Trump’s snub of this Summer’s Black Organization Conferences—Why?
By Zenitha Prince
Trice Edney News Wire
Donald Trump’s decision not to address conventions of several minority organizations was hardly surprising, political analysts and strategists agree. The potential impact of the Republican candidate’s snubs was a matter of contention among the experts, however.
The already stark differences between the campaigns of the GOP’s presidential nominee and that of Democratic nominee Hillary Clinton were made even more glaring when Trump failed to address the NAACP’s convention in July and more recently the National Urban League’s held Aug. 3-6 in Baltimore, and the joint convention of the National Association of Black Journalists and the National Association of Hispanic Journalists held in Washington, D.C., Aug. 3-7.
“Given Donald Trump’s rhetoric and issues relating to race and ethnicity, it is not surprising he, as an individual candidate, would decide not to show up,” said Andra Gillespie, a political analyst at Emory University. “Considering Trump is running a really divisive campaign and considering the ways Trump has marginalized journalists that have been critical of him, the campaign might have considered the optics of having Trump engage in debate back and forth with people there.
“The Trump campaign realistically knows he will not get a lot of African-American voters,” she added, “so they may have decided it is not worth wasting time and money to go before an African-American audience.”
The move flies in the face of recent trends set by GOP presidential candidates. In 2008 and 2012, Sen. John McCain and Mitt Romney, the GOP’s nominees in those years, respectively, addressed the NAACP’s annual convention, facing what may have been perceived as a hostile audience to reach out to minority voters.
“I’m glad Donald Trump didn’t go to any of these group’s conventions,” said Raynard Jackson, a Black Republican political strategist who called the conventions the “season of buffoonery.”
“I have been advising Republican leadership and candidates not to show up at these events,” Jackson continued. “These groups are all aligned with the Democratic Party. Why should a Republican leader go to any of these conventions when they don’t even have a Black Republican on their panels or even as a keynote speaker? What I recommended to the Party is that, as opposed to going to these conventions, candidates can go to our own events organized by Black Republicans. We can create our own optics.”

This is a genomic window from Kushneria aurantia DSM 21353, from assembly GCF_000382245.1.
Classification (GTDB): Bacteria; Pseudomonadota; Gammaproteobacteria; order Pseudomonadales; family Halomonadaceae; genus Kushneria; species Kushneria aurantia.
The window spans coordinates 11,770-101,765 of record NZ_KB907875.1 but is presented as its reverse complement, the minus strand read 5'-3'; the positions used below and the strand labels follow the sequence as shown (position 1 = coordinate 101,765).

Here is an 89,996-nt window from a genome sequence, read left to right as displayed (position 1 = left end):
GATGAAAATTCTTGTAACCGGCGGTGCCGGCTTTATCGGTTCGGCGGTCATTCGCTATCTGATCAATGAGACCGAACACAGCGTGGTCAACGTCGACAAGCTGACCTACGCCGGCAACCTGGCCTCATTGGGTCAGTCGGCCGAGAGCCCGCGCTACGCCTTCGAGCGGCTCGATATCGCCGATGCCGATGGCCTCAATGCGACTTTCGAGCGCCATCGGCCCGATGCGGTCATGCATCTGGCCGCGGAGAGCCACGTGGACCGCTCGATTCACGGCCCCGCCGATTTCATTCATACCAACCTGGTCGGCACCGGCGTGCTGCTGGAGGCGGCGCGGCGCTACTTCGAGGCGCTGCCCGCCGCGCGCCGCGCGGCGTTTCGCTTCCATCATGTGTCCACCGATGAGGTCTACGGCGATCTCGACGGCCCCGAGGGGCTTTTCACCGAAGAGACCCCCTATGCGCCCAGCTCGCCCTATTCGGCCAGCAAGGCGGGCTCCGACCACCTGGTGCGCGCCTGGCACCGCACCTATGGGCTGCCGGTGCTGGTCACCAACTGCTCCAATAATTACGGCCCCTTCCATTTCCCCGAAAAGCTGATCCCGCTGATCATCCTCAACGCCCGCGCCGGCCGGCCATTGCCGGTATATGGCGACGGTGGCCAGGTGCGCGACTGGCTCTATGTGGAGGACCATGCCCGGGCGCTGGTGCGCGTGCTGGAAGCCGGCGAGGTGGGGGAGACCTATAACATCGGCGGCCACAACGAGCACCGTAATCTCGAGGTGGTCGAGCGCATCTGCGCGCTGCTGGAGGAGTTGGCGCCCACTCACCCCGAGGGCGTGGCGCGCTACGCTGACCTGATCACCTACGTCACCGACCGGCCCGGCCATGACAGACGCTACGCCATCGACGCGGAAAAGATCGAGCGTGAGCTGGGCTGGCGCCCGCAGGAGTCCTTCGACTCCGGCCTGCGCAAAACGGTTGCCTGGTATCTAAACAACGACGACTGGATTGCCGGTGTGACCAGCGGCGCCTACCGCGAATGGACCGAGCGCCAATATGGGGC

Christian conservative Carol M. Swain, a professor of politics and law at Vanderbilt University, agreed. “He obviously made a political calculation that it [his absence at these conventions] would not have an impact on his campaign,” Swain told the AFRO. “A lot of politicians would pander to Blacks by going to these events. But it may be that he sees these groups as not representing the Black rank-and-file. These groups are focused on issues such as LGBT rights and climate change while the Black rank-and-file are more concerned with survival.”
Gillespie, however, disagreed, saying Trump’s absences may be interpreted as cultural insensitivity and disdain among voting blocs that he has already alienated. For example, a July poll conducted by Quinnipiac University found only 1 percent of African-American voters are supporting the Republican candidate—a new low. Romney, in contrast, received 5 percent of the Black vote in 2012.
“Someone who was really making a serious attempt to reach out to Black and Hispanic communities would not decline invitations to conventions hosted by Black and Hispanic organizations,” the political analyst said. “A voter sitting in her living room may interpret this as ‘African-American issues are not important to this candidate’ and may vote accordingly.”
NAACP President and CEO Cornell William Brooks said practically the same thing in July. He said the organization’s conference would have been an ideal opportunity for Trump to address issues such as the poor relations between law enforcement and the Black community.
“You can’t run for president and not talk about police misconduct and police brutality. You can’t run for president and not talk about this country’s civil rights agenda, so this is an important moment and our convention really will be an opportunity for anyone running for president to provide a window into not only their policies, but into their heart and character as a candidate,” Brooks told CNN at the time.
Perhaps more importantly, Trump’s absences have even broader ramifications beyond his bid for the presidency, Gillespie added.
“The problem with this are the implications for the Republican Party going forward,” she said. “They were making concerted efforts to reach out to minority voters and Donald Trump has just completely undermined all of those efforts; he set that project back years with his campaign.”
Swain said that Trump’s supporters said they still believe he can make inroads with minority voters, however: “I expect him to make some outreach to Black voters but it probably would not be in a forum such as the NAACP or Urban League convention.”